While the creator's speedrun videos have placed highly in various competitions, one particular fifth-place run was scrutinized by moderators who questioned whether Dream was using mods to complete these runs more efficiently.
Since the moderators began studying his speedrun, some have wondered if Dream faked his speedrun. The group of moderators has since put out a 29-page report analyzing the speedrun and the statistical probability of happening without some additional help — the results of which have led some to question the credibility of his speedruns.
The investigation claims Dream's run was highly improbable.
In the paper analyzing Dream's speedrun, the moderators implied that Dream continuously got lucky throughout the run in a way that makes the entire thing at the very least very unlikely. When looking at the statistics, it seems highly improbable that his luck could have naturally been that good.
To complete a Minecraft speedrun, you need to obtain two items that will unlock the end-game sequence. One of these items is more readily found by bartering with Piglins, while the other is dropped by a specific mob.
In the run, Dream successfully traded for one of the items 42 out of 262 times (though the statistics suggest that number should be closer to 12 out of 262), and received the other item 211 times throughout his run.
The moderators even compared Dream's run to Illumina, who they consider to be their "luckiest" speedrunner, and explained even with Illumina's luckiest speedrun, the numbers still weren't as high as Dream's were.
Moderator Geosquare uploaded a video explaining the findings in the paper, attempting to break down to viewers why his run was not yet verified.
“If nothing else, the drop rates from Dream’s streams are so exceptional that they ought to be analyzed for the sake of it, regardless of whether or not any one individual believes they happened legitimately,” the paper reads.
This has led to a lot of scrutiny around Dream's content, and as a result he's seen backlash from fans.
Dream admitted to using a mod during the speedrun — though he claims he didn't mean to.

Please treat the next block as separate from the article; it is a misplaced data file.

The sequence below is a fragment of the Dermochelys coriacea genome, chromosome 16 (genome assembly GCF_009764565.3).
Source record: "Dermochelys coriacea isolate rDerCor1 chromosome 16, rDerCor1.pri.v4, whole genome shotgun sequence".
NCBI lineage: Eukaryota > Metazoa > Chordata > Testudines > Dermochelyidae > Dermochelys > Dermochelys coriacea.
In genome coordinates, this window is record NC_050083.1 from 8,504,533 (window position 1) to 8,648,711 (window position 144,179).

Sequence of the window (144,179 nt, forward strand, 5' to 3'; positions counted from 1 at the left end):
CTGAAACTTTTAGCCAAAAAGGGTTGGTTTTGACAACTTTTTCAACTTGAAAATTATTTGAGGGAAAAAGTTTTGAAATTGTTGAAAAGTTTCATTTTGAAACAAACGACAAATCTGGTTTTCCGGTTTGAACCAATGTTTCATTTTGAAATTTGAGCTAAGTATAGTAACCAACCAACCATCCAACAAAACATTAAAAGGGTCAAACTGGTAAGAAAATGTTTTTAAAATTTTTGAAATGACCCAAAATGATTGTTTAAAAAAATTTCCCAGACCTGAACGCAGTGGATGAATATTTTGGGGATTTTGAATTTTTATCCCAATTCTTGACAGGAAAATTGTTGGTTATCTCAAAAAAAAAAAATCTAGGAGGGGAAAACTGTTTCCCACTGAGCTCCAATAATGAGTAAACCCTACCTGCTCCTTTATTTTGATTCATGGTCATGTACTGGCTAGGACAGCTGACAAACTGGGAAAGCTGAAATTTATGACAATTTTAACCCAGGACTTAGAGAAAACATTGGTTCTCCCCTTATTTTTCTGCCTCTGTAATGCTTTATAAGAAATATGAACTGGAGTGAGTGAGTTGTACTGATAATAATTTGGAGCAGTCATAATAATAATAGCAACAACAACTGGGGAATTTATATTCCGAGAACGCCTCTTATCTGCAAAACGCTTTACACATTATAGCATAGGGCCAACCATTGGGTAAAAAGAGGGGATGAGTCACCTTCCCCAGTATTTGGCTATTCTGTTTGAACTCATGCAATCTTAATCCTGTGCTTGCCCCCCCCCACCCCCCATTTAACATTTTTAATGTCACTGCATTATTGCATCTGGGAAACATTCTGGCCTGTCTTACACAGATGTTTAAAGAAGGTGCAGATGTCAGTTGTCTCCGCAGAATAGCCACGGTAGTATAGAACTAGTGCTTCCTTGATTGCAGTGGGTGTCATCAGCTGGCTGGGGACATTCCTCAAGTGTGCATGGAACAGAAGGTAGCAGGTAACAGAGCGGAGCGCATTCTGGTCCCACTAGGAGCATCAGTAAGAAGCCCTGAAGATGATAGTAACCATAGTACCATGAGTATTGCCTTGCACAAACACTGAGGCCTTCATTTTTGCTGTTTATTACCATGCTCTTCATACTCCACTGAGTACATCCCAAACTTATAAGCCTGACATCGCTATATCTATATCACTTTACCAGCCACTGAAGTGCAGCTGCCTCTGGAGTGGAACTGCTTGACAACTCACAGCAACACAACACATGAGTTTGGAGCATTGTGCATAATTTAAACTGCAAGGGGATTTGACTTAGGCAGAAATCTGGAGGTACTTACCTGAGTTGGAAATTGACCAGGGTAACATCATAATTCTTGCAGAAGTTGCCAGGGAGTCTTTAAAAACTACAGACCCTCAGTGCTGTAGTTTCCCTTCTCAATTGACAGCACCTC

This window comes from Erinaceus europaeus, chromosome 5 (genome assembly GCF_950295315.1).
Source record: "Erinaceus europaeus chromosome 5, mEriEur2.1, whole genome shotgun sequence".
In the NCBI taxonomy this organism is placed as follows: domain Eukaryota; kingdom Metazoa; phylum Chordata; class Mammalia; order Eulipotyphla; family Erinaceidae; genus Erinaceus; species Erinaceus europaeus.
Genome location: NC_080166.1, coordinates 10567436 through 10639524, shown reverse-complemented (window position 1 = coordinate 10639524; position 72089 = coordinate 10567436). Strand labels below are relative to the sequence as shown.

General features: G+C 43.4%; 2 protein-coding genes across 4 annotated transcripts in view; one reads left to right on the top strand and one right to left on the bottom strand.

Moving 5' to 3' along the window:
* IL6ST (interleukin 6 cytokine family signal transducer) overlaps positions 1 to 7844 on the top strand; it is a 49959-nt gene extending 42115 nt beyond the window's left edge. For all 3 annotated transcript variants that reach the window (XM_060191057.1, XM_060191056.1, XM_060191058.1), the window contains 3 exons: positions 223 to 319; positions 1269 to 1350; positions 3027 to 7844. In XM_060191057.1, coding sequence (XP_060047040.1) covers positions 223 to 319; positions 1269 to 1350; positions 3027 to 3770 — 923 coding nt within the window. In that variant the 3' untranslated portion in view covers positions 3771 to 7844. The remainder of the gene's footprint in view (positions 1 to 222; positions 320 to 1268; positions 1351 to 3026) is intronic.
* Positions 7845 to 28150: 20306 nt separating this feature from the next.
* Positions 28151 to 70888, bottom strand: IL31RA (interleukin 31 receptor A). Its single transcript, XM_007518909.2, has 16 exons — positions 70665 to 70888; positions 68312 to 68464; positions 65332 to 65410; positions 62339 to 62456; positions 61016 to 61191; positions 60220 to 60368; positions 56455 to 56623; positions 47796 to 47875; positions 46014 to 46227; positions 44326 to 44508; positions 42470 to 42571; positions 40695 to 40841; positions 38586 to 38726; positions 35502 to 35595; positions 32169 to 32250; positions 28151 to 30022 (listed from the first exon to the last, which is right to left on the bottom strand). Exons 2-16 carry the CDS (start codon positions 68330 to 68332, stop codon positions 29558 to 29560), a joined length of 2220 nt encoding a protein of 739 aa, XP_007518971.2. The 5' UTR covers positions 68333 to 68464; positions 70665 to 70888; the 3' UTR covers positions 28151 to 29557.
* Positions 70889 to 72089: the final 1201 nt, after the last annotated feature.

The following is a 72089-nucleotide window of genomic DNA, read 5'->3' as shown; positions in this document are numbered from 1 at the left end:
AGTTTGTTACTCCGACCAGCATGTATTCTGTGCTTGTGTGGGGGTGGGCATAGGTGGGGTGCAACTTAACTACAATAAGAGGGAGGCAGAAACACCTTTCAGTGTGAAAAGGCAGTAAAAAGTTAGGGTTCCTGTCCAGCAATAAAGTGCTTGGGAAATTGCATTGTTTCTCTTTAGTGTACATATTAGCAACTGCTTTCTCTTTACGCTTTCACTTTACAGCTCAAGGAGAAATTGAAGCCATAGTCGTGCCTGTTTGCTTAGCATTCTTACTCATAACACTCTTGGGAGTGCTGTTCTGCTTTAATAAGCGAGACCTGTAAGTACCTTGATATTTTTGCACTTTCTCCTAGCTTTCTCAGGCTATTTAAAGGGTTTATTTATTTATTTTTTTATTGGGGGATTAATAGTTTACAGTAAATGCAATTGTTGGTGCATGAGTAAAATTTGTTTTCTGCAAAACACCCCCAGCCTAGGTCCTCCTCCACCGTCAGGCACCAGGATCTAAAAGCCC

Dream attempted to thoroughly address the claims, initially denying them and even hiring a professor to analyze the data the moderators initially found in their video.
But after months of denying the allegations, Dream released a lengthy statement on Pastebin, admitting that he had a mod enabled at the time of the speedrun that did increase his luck in the game.
"As much as I was confident that I didn’t cheat, I had never explored the option that I possibly did. due to the way I reacted to the mods and perceived everything going on I was convinced that they were out to get me," Dream wrote.
"After considering this, I ended up finding out that I HAD actually been using a disallowed modification during ~6 of my livestreams on Twitch," he continued. "At the time we were just starting to record videos on 1.16 and we had just hired a developer to help with coding mods for videos because me and George had no experience with mods only plugins."
Dream continued, explaining that he hadn't thought the mod had been enabled at the time, but once he discovered he had unknowingly cheated, he "felt an extreme sense of guilt."
"I’m sorry to anyone that I let down or disappointed," he said. "I always strive to be the best person that I can be and that whole debacle wasn’t the best that I can be or anywhere near it. I hope this brings some closure to anyone who needed it, and I really want to move forward with positive vibes like I’ve been trying my best to promote as much as I can."